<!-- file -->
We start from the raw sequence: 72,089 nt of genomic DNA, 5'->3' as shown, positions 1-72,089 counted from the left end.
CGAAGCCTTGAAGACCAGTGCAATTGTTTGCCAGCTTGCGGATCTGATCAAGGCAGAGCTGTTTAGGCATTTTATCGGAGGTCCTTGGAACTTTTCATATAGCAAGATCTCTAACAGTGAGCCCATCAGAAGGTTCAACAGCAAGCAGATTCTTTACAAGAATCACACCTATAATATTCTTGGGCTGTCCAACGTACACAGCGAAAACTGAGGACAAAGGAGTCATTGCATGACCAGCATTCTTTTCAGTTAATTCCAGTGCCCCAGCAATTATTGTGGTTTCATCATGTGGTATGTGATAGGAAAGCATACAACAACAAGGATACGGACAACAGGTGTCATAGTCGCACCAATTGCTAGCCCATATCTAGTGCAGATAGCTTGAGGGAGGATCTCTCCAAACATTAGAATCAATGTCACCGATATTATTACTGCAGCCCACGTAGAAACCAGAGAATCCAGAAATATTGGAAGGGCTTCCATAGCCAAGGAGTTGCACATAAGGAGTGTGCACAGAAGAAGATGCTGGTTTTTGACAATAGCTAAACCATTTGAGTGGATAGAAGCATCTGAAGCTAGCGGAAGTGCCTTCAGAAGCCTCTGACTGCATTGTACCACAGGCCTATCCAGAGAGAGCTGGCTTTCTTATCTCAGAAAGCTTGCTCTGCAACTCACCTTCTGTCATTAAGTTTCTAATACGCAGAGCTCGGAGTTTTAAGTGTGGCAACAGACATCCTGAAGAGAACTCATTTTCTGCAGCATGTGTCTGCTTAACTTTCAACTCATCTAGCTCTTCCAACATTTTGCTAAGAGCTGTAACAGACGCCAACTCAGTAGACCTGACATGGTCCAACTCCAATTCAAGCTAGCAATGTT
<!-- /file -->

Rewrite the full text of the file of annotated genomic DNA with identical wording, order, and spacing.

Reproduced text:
We start from the raw sequence: 72,089 nt of genomic DNA, 5'->3' as shown, positions 1-72,089 counted from the left end.
CGAAGCCTTGAAGACCAGTGCAATTGTTTGCCAGCTTGCGGATCTGATCAAGGCAGAGCTGTTTAGGCATTTTATCGGAGGTCCTTGGAACTTTTCATATAGCAAGATCTCTAACAGTGAGCCCATCAGAAGGTTCAACAGCAAGCAGATTCTTTACAAGAATCACACCTATAATATTCTTGGGCTGTCCAACGTACACAGCGAAAACTGAGGACAAAGGAGTCATTGCATGACCAGCATTCTTTTCAGTTAATTCCAGTGCCCCAGCAATTATTGTGGTTTCATCATGTGGTATGTGATAGGAAAGCATACAACAACAAGGATACGGACAACAGGTGTCATAGTCGCACCAATTGCTAGCCCATATCTAGTGCAGATAGCTTGAGGGAGGATCTCTCCAAACATTAGAATCAATGTCACCGATATTATTACTGCAGCCCACGTAGAAACCAGAGAATCCAGAAATATTGGAAGGGCTTCCATAGCCAAGGAGTTGCACATAAGGAGTGTGCACAGAAGAAGATGCTGGTTTTTGACAATAGCTAAACCATTTGAGTGGATAGAAGCATCTGAAGCTAGCGGAAGTGCCTTCAGAAGCCTCTGACTGCATTGTACCACAGGCCTATCCAGAGAGAGCTGGCTTTCTTATCTCAGAAAGCTTGCTCTGCAACTCACCTTCTGTCATTAAGTTTCTAATACGCAGAGCTCGGAGTTTTAAGTGTGGCAACAGACATCCTGAAGAGAACTCATTTTCTGCAGCATGTGTCTGCTTAACTTTCAACTCATCTAGCTCTTCCAACATTTTGCTAAGAGCTGTAACAGACGCCAACTCAGTAGACCTGACATGGTCCAACTCCAATTCAAGCTAGCAATGTT